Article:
Last week may have marked an inflection point for international religious freedom.
Historically, governments that strongly protect religious freedom have been a rarity. It is no small thing, then, that essentially all countries are now willing at least to pay lip service to the idea, enshrined in the Universal Declaration of Human Rights, that religious freedom is a universal and fundamental human right.
But the gap between what countries say about religious freedom and what they actually do is often depressingly immense.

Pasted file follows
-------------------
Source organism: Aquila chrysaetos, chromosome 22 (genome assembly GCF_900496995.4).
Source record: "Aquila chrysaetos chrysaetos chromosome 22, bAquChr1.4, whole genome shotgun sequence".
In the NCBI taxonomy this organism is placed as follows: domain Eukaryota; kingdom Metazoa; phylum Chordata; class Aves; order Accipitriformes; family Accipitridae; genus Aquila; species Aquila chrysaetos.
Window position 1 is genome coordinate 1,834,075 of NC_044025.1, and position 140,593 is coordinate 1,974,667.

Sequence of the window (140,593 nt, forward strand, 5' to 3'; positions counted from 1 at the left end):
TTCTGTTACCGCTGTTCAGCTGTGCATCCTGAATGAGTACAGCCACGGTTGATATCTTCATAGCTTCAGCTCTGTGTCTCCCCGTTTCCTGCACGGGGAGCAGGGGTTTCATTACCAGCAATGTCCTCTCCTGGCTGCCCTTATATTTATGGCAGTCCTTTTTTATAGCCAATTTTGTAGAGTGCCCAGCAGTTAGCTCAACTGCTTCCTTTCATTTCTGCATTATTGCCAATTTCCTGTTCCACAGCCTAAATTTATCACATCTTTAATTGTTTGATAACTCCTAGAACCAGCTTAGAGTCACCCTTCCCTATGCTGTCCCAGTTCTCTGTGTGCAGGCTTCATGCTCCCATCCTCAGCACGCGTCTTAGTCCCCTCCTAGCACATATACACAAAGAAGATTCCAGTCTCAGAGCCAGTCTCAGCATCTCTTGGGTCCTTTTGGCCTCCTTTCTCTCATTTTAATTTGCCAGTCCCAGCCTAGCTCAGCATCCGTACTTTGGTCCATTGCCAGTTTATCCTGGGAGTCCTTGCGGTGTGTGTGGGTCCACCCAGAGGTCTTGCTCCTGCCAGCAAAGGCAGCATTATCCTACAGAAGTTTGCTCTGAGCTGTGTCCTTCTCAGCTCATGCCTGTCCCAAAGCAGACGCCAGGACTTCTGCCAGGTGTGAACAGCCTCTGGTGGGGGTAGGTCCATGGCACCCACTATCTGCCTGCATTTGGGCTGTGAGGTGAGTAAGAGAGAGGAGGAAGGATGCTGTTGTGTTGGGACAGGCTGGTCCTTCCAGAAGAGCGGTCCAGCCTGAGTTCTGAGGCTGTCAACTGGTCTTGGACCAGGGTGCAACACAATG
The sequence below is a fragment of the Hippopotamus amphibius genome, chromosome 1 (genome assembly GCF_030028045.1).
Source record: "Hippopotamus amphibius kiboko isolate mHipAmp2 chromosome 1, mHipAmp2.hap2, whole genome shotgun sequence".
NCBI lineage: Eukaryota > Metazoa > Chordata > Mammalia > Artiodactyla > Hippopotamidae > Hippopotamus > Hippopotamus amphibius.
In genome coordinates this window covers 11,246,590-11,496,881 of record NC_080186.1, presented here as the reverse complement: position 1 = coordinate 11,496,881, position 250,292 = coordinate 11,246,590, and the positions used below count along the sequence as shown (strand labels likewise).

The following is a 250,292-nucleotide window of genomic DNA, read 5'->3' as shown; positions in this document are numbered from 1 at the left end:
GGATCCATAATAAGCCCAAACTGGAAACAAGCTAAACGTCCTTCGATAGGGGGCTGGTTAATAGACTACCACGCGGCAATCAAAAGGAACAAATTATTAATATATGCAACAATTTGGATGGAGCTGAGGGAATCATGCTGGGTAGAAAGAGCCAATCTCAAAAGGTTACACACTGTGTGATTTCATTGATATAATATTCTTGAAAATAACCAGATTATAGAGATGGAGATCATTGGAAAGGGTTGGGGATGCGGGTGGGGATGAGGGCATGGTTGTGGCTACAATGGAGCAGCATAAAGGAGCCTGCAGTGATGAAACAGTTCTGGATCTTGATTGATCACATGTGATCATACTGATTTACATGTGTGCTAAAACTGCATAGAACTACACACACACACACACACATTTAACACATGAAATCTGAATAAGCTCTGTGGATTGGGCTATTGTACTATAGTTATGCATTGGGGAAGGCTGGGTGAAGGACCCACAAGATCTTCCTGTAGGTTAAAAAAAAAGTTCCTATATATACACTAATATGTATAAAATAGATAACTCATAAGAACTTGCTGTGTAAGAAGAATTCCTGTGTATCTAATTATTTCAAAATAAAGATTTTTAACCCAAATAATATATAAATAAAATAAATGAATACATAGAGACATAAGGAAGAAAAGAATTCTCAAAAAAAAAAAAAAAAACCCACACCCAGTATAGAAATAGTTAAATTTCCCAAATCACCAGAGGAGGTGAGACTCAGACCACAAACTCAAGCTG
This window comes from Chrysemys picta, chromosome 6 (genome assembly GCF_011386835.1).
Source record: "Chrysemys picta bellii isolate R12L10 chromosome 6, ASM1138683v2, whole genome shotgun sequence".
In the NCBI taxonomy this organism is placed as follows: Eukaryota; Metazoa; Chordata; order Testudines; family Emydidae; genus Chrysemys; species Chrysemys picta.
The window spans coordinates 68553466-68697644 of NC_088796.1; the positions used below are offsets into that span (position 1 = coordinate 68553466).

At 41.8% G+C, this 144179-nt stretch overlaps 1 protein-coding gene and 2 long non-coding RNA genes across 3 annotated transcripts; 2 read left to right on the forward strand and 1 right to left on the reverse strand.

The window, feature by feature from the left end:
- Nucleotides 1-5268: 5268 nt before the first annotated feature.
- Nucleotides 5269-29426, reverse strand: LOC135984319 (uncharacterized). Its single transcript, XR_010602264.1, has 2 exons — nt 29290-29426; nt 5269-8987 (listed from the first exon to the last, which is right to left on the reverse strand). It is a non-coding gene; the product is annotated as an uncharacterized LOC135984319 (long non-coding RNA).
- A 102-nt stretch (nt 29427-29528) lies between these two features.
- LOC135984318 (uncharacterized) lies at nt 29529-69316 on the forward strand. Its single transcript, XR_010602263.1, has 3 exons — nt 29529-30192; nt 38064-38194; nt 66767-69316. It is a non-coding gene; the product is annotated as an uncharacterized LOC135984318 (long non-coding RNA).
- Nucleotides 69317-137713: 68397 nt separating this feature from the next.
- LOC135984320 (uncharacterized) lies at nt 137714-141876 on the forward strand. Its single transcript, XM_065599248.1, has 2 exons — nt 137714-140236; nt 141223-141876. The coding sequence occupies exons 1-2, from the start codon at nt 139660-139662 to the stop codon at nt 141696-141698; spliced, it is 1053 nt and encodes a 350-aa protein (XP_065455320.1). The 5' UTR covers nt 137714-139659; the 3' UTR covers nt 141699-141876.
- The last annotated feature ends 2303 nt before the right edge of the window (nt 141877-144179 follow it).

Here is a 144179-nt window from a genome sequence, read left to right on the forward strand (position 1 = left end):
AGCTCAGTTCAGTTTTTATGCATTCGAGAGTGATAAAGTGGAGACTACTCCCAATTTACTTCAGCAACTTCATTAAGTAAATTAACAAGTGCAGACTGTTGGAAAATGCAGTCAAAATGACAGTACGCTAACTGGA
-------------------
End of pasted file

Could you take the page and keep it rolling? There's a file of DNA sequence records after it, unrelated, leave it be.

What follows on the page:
In this context, last week’s first-ever Ministerial to Advance Religious Freedom at the State Department was truly historic. The U.S. government organized and hosted the meeting, bringing together 80 countries and roughly 400 civil society and religious leaders.